“The aim is to investigate the Martian atmosphere and to understand what happened on the red planet. As humans, we have a have a dead planet in front of us and something had happened to this planet within its atmospheric history that made it this way. We want to discover what happened there and what lead to the planet’s transformation to understand our solar system and the changes that happen within it as well as the changes that happen around our planet,” Sharaf said.

Despite the fact that Hope is a science mission, the data that it will gather is considered secondary to the primary goal of inspiring young people to practice science in order to accelerate the country’s transition towards becoming a knowledge-based economy.

Sarah Al-Amiri, the UAE’s minister of state for advanced sciences and chair of the UAE Space Agency, said that the mission “has raised the ceilings of the young generation in terms of what they are capable of dreaming and becoming. After yesterday, I don’t think that there is an Emirati household that will perceive space exploration in the same manner. If one of their children aspire to become planetary scientists or delve into space exploration, no one can tell them that it is impossible.”

“The most significant objective of the Emirates Mars Mission is to spur a young generation of scientists and engineers to get into space systems development in order to assist the UAE in entering the space economy.”

“There is no activity that matches the unique challenges of space exploration. The outcome of a project like the Emirates Mars Mission will not only be visible today or in the development of sectors in the upcoming years, but it will be ingrained in the minds of schoolchildren, change their mindsets and introduce them to a world of new opportunities.”

“This mission gives strong reason for confidence that the investments made in space exploration will have positive impacts for future generations of the UAE.”


Iran joins expanding Asian security body led by Moscow, Beijing

Iran joins expanding Asian security body led by Moscow, Beijing
Updated 6 sec ago

Iran joins expanding Asian security body led by Moscow, Beijing

Iran joins expanding Asian security body led by Moscow, Beijing
Iran joined a rapidly expanding central Asian security body led by Russia and China on Friday, calling on the countries in the Shanghai Cooperation Organization to help it form a mechanism to avert sanctions imposed by the West.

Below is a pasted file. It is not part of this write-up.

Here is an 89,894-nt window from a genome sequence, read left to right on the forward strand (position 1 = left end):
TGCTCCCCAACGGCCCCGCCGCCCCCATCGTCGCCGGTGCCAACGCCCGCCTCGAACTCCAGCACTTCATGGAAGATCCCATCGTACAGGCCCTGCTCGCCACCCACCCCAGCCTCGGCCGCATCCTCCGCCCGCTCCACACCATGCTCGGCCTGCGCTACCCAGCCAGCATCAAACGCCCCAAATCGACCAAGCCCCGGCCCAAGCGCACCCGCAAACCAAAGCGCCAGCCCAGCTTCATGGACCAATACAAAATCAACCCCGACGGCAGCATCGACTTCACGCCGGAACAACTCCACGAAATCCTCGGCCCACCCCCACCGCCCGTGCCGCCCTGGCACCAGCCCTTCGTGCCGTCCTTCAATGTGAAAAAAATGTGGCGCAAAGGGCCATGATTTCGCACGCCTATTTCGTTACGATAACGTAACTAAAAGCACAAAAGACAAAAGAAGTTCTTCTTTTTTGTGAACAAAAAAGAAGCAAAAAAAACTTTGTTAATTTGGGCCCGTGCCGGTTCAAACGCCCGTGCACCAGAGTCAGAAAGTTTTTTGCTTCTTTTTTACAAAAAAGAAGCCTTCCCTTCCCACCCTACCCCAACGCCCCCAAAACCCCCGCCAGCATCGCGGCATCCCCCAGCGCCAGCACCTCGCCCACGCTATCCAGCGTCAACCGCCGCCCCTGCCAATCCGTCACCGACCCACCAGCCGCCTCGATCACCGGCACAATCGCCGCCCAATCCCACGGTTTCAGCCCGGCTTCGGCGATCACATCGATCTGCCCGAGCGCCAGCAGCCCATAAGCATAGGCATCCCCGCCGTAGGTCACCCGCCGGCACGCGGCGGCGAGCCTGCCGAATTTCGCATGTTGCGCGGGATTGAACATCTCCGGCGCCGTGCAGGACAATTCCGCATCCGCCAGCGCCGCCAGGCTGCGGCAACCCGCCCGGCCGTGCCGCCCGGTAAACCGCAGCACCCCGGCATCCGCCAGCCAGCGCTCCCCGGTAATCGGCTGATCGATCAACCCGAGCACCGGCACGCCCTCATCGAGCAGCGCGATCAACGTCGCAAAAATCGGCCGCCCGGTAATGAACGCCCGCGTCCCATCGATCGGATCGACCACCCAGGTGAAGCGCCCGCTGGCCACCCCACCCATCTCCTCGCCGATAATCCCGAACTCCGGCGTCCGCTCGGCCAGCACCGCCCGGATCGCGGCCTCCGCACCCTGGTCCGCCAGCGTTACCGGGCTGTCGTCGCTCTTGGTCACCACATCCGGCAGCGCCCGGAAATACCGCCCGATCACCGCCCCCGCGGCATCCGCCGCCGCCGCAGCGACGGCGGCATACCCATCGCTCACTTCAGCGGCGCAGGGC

The body, formed in the 2001 as a talking shop for Russia, China and ex-Soviet states in Central Asia, expanded four years ago to include India and Pakistan, with a view to playing a bigger role as counterweight to Western influence in the region.
In a sign of its growing influence, the body’s summit in Tajikistan was the first appearance abroad of Iran’s new hard-line president, Ebrahimi Raisi, since taking office in August.
Raisi hailed the opportunity that membership would provide for Iran, as a country along China’s “Belt and Road” route, to join important trade links across Eurasia. Iranian television described Iran’s membership as giving it access to huge markets across the continent.
In his speech to members, Raisi compared sanctions on Iran to terrorism, and said the organization should design a mechanism that helps Tehran avert them.
Russia and China, along with Western countries, are parties of a 2015 agreement between Iran and world powers under which Tehran agreed to curbs on its nuclear program in return for the lifting of sanctions.
Washington abandoned that deal in 2018 and unilaterally reimposed financial sanctions. Negotiations this year to revive it have been stalled since Raisi’s election.
“Nothing can stop Iran’s peaceful nuclear activities that are within the framework of international regulations,” Raisi said. “Diplomacy is only effective when all parties adhere to it. Threats and pressure tie diplomacy’s hands and render it ineffective.”

New Lebanon cabinet lifts petrol price, signs audit deal

New Lebanon cabinet lifts petrol price, signs audit deal
Updated 17 September 2021

New Lebanon cabinet lifts petrol price, signs audit deal

New Lebanon cabinet lifts petrol price, signs audit deal
  • The audit is a key requirement for Lebanon to secure foreign aid

BEIRUT: Lebanon’s new government raised gasoline prices on Friday, cutting a subsidy that Prime Minister Najib Mikati has said is unaffordable as he advances plans to address a devastating financial collapse.
The government also signed a new contract with restructuring consultancy Alvarez & Marsal (A&M) to carry out a forensic audit of the central bank, a step sought by donors who want to see Beirut enact reforms to unlock badly needed aid.